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The Tories after 1997
Editors: Mark Garnett and Philip Lynch

The Conservative Party's survival as a significant political force was now open to serious question for the first time since the crisis over the Corn Laws. The Labour Party has commanded a fairly consistent level of attention, whether in office or in opposition. But it seems that the Conservatives are fated to be regarded either as unavoidable or irrelevant. This book presents an analysis that suggests that the party leader plays a less important role in Conservative recoveries than a distinctive policy programme and an effective party organization. It examines the Conservative position on a series of key issues, highlighting the difficult dilemmas which confronted the party after 1997, notably on economic policy. New Labour's acceptance of much of the main thrust of Thatcherite economic policy threw the Conservatives off balance. The pragmatism of this new position and the 'In Europe, not run by Europe' platform masked a significant move towards Euro-skepticism. The book also traces how the Scottish Conservative and Unionist Parties adapted to the creation of the Scottish Parliament, exploring the re-organisation of the Scottish party, its electoral fortunes and political prospects in the new Scottish politics. It examines issues of identity and nationhood in Conservative politics in the 1997-2001 period, focusing on the 'English Question' and the politics of 'race'. The predictable results of the Conservatives' failure to develop an attractive, consistent narrative are then analysed. Right-wing populist parties with charismatic leaders enjoyed some electoral success under the proportional representation systems in 2002.

Open Access (free)
Party system change and electoral prospects
Gilles Ivaldi

reinforcement of the entire party apparatus at both local and national levels. This internal development was associated with the founding of a large number of flanking organisations, newspapers and clubs, whose main purpose was political lobbying within specific fields of concern or particular social and professional sectors (Buzzi, 1994, Ivaldi, 2001). Like other right-wing populist parties in Austria, Belgium or Norway, the social basis of the FN’s electorate has become less heterogeneous over the years and, by the mid-1990s, developed a predominantly male, blue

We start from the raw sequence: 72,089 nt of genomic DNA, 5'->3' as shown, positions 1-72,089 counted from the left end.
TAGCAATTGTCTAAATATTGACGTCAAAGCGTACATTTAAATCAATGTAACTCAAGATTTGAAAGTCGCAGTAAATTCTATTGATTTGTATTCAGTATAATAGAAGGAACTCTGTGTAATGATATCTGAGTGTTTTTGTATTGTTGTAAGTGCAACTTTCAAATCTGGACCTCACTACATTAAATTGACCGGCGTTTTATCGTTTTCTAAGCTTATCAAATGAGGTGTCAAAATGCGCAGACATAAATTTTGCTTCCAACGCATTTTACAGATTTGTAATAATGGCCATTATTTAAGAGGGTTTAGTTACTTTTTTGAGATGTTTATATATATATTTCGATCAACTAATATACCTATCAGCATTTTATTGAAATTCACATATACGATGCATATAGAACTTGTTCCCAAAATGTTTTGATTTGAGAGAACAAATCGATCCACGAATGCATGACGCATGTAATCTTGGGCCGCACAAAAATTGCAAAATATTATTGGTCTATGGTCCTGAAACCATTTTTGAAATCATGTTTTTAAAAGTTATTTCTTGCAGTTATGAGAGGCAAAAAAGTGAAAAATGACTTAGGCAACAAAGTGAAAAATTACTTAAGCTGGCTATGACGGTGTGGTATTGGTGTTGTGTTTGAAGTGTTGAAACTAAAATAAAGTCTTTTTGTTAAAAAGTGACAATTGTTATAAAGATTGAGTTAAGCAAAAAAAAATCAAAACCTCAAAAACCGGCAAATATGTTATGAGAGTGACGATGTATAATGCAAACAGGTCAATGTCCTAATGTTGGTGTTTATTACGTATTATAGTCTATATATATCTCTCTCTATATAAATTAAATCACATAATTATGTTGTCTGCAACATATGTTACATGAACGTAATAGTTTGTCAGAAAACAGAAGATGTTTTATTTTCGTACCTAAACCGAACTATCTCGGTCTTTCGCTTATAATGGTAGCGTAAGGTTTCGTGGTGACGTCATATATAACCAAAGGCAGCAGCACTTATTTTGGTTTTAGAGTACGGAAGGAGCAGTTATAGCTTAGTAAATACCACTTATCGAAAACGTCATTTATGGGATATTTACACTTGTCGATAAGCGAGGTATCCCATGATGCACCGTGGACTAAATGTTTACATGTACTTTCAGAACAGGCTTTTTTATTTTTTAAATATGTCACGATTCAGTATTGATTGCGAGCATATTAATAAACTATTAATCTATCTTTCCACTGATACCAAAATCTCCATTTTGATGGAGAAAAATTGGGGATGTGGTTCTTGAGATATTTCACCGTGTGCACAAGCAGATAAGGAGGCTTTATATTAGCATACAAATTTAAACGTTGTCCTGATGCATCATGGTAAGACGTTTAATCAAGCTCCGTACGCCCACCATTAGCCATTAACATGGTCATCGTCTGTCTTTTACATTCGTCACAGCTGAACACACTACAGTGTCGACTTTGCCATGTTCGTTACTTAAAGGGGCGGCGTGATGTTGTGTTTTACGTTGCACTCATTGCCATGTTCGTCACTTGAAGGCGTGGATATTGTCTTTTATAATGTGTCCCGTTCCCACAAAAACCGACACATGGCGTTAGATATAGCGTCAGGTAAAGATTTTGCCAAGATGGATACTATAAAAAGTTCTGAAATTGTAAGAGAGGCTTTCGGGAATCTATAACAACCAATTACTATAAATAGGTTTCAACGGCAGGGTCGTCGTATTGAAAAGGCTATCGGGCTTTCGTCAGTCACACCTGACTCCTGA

in The French party system
Open Access (free)
Cas Mudde

right parties is considered to be more ‘moderate’, while the old/traditional subgroup is depicted as more ‘radical’. Indeed, rejection versus acceptance of the democratic system is usually also seen as the main distinction between right-wing extremist and right-wing populist parties, although most authors use this criterion to distinguish between two groups rather than two subgroups (e.g. Backes 1991; Betz 1994; Taggart 1995). In contrast to the views of these authors the analysis of the ideology of these five parties does not support a distinction within the group on

in The ideology of the extreme right
Open Access (free)
The Conservatives in crisis
Philip Lynch and Mark Garnett

social authoritarianism. Though the social liberal agenda is unlikely to prove electorally decisive and will repel some traditional conservatives, the cultural conservative agenda pursued by Hague after 1999 is an alien one to large numbers of voters under the age of forty. Right-wing populist parties with charismatic leaders enjoyed some electoral success under the proportional representation systems of continental Europe in 2002. But the experience of the Conservatives under Hague strongly suggests that the Tories will not regain power by appealing primarily to their

in The Conservatives in Crisis
Open Access (free)
Cas Mudde

right-wing populist party, inspired by the electoral successes of the French FN. The two fought a fierce power struggle in which Handlos accused Schönhuber of wanting to put the REP on a rightwing extremist course. After a failed attempt to expel Schönhuber, Handlos stepped down as party chairman and left the party, followed a year later by Voigt. At the Bundesparteitag (federal party meeting) in June 1985 Schönhuber was elected chairman and Harald Neubauer, a former NPD member and Frey-journalist, party secretary. This strengthened the allegations in the chap2 28

in The ideology of the extreme right
Anti-Islam and anti-Muslim sentiments
Hilary Pilkington

, 2012: 675) enacted through ideas and practices that amalgamate all Muslims into one group and treat characteristics associated with Muslims (violence, misogyny, political allegiance/disloyalty, incompatibility with Western values, etc.) as if they are innate (Garner and Selod, 2015: 13). Islamophobia is dangerous because it provides a common ideological basis and programmatic platform for right-wing populist parties in Europe (Hafez, 2014; Skenderovic, Späti and Wildmann, 2014: 439) and the EDL is widely considered to be such an Islamophobic movement (Copsey, 2010: 5

in Loud and proud